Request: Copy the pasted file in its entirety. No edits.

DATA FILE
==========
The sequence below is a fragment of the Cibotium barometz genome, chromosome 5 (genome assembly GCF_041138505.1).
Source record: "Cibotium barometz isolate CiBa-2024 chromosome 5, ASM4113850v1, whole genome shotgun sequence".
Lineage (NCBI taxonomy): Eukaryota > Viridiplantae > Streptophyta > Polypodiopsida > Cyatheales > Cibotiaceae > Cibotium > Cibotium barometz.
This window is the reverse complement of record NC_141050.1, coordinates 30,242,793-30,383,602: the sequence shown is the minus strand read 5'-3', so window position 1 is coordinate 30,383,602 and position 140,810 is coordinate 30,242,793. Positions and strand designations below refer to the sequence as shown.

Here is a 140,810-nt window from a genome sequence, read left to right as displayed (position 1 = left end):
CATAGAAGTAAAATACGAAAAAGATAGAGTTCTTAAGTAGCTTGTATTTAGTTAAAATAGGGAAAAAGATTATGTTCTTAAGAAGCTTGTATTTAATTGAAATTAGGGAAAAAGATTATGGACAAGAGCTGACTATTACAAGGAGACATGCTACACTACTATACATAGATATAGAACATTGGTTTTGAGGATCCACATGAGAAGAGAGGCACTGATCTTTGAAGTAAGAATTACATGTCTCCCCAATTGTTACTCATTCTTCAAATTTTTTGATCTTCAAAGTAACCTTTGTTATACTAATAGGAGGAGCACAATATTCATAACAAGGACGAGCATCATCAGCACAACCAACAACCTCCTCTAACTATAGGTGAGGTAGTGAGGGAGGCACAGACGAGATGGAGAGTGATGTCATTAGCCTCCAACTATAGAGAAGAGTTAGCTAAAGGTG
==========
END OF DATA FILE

The sequence below is a fragment of the Cibotium barometz genome, chromosome 5 (genome assembly GCF_041138505.1).
Source record: "Cibotium barometz isolate CiBa-2024 chromosome 5, ASM4113850v1, whole genome shotgun sequence".
Lineage (NCBI taxonomy): Eukaryota > Viridiplantae > Streptophyta > Polypodiopsida > Cyatheales > Cibotiaceae > Cibotium > Cibotium barometz.
This window is the reverse complement of record NC_141050.1, coordinates 30,242,793-30,383,602: the sequence shown is the minus strand read 5'-3', so window position 1 is coordinate 30,383,602 and position 140,810 is coordinate 30,242,793. Positions and strand designations below refer to the sequence as shown.

Here is a 140,810-nt window from a genome sequence, read left to right as displayed (position 1 = left end):
CATAGAAGTAAAATACGAAAAAGATAGAGTTCTTAAGTAGCTTGTATTTAGTTAAAATAGGGAAAAAGATTATGTTCTTAAGAAGCTTGTATTTAATTGAAATTAGGGAAAAAGATTATGGACAAGAGCTGACTATTACAAGGAGACATGCTACACTACTATACATAGATATAGAACATTGGTTTTGAGGATCCACATGAGAAGAGAGGCACTGATCTTTGAAGTAAGAATTACATGTCTCCCCAATTGTTACTCATTCTTCAAATTTTTTGATCTTCAAAGTAACCTTTGTTATACTAATAGGAGGAGCACAATATTCATAACAAGGACGAGCATCATCAGCACAACCAACAACCTCCTCTAACTATAGGTGAGGTAGTGAGGGAGGCACAGACGAGATGGAGAGTGATGTCATTAGCCTCCAACTATAGAGAAGAGTTAGCTAAAGGTG